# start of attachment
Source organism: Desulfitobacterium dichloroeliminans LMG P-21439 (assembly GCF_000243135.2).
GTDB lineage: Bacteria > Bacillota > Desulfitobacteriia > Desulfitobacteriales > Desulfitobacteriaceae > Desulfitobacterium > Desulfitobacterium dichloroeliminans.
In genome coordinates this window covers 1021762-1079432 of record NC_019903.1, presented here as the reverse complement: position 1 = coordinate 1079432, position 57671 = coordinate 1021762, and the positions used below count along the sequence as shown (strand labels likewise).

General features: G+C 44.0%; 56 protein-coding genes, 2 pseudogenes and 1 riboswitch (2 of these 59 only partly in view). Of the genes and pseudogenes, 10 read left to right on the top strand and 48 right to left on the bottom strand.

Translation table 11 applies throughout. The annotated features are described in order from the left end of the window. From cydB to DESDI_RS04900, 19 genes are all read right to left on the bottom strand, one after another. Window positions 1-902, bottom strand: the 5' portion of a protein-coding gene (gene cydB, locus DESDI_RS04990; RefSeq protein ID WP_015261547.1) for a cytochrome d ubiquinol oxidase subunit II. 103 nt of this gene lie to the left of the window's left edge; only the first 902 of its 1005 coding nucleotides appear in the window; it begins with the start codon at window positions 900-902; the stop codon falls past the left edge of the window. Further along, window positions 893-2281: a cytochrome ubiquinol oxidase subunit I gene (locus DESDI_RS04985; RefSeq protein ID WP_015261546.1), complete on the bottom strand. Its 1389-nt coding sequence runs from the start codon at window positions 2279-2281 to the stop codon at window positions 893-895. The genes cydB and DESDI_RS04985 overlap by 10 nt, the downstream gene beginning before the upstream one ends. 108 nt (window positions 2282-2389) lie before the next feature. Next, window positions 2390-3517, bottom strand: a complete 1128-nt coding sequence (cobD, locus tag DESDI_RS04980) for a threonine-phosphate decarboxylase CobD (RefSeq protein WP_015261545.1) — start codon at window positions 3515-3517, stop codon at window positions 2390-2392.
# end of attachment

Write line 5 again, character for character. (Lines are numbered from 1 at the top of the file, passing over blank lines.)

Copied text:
Translation table 11 applies throughout. The annotated features are described in order from the left end of the window. From cydB to DESDI_RS04900, 19 genes are all read right to left on the bottom strand, one after another. Window positions 1-902, bottom strand: the 5' portion of a protein-coding gene (gene cydB, locus DESDI_RS04990; RefSeq protein ID WP_015261547.1) for a cytochrome d ubiquinol oxidase subunit II. 103 nt of this gene lie to the left of the window's left edge; only the first 902 of its 1005 coding nucleotides appear in the window; it begins with the start codon at window positions 900-902; the stop codon falls past the left edge of the window. Further along, window positions 893-2281: a cytochrome ubiquinol oxidase subunit I gene (locus DESDI_RS04985; RefSeq protein ID WP_015261546.1), complete on the bottom strand. Its 1389-nt coding sequence runs from the start codon at window positions 2279-2281 to the stop codon at window positions 893-895. The genes cydB and DESDI_RS04985 overlap by 10 nt, the downstream gene beginning before the upstream one ends. 108 nt (window positions 2282-2389) lie before the next feature. Next, window positions 2390-3517, bottom strand: a complete 1128-nt coding sequence (cobD, locus tag DESDI_RS04980) for a threonine-phosphate decarboxylase CobD (RefSeq protein WP_015261545.1) — start codon at window positions 3515-3517, stop codon at window positions 2390-2392.